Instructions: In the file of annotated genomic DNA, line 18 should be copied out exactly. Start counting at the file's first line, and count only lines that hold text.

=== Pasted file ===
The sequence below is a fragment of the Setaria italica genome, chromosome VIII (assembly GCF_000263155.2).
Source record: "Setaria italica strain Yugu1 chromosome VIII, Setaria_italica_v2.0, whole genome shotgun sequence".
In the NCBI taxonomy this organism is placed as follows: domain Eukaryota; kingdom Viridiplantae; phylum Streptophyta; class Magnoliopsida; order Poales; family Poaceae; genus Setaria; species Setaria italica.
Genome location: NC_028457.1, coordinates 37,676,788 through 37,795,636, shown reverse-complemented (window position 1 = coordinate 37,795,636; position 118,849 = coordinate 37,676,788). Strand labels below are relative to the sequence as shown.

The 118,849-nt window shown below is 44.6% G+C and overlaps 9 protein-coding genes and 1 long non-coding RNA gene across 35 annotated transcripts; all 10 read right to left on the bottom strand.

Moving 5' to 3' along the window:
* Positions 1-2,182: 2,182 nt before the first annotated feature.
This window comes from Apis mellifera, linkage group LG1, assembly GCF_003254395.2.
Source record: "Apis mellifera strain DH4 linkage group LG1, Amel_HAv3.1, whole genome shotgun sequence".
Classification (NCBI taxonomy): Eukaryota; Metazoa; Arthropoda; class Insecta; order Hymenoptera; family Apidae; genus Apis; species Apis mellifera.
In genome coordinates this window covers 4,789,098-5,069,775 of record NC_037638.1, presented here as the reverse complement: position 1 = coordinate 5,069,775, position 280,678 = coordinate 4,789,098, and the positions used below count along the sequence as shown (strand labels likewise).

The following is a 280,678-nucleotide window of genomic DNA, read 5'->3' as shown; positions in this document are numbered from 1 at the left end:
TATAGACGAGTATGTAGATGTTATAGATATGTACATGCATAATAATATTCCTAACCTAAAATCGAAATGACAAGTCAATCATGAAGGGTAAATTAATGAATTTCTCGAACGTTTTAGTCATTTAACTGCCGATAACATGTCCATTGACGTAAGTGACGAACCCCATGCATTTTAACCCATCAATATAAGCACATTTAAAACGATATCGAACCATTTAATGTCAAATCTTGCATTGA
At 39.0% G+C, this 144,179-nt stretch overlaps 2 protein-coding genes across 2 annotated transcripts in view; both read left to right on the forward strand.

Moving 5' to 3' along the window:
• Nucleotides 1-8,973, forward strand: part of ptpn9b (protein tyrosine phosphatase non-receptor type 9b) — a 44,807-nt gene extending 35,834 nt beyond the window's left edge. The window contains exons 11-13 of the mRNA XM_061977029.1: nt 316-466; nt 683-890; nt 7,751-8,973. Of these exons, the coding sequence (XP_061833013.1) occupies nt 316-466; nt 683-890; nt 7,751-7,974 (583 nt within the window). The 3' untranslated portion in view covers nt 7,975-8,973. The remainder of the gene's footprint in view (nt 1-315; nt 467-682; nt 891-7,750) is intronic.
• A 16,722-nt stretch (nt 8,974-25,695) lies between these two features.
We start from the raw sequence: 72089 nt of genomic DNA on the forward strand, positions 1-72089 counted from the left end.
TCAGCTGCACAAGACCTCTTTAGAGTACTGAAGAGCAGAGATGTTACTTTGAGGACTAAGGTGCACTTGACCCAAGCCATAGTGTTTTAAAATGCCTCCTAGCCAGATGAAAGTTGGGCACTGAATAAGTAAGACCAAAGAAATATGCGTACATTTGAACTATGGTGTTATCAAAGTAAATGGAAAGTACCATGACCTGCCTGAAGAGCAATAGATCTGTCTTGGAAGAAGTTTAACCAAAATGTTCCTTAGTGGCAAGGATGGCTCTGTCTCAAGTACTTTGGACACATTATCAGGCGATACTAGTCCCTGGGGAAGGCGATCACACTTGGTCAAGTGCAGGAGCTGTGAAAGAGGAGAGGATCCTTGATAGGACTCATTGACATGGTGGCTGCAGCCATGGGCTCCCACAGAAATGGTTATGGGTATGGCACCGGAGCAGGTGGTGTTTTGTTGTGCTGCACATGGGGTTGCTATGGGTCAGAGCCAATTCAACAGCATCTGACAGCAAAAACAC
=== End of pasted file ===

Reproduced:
We start from the raw sequence: 72089 nt of genomic DNA on the forward strand, positions 1-72089 counted from the left end.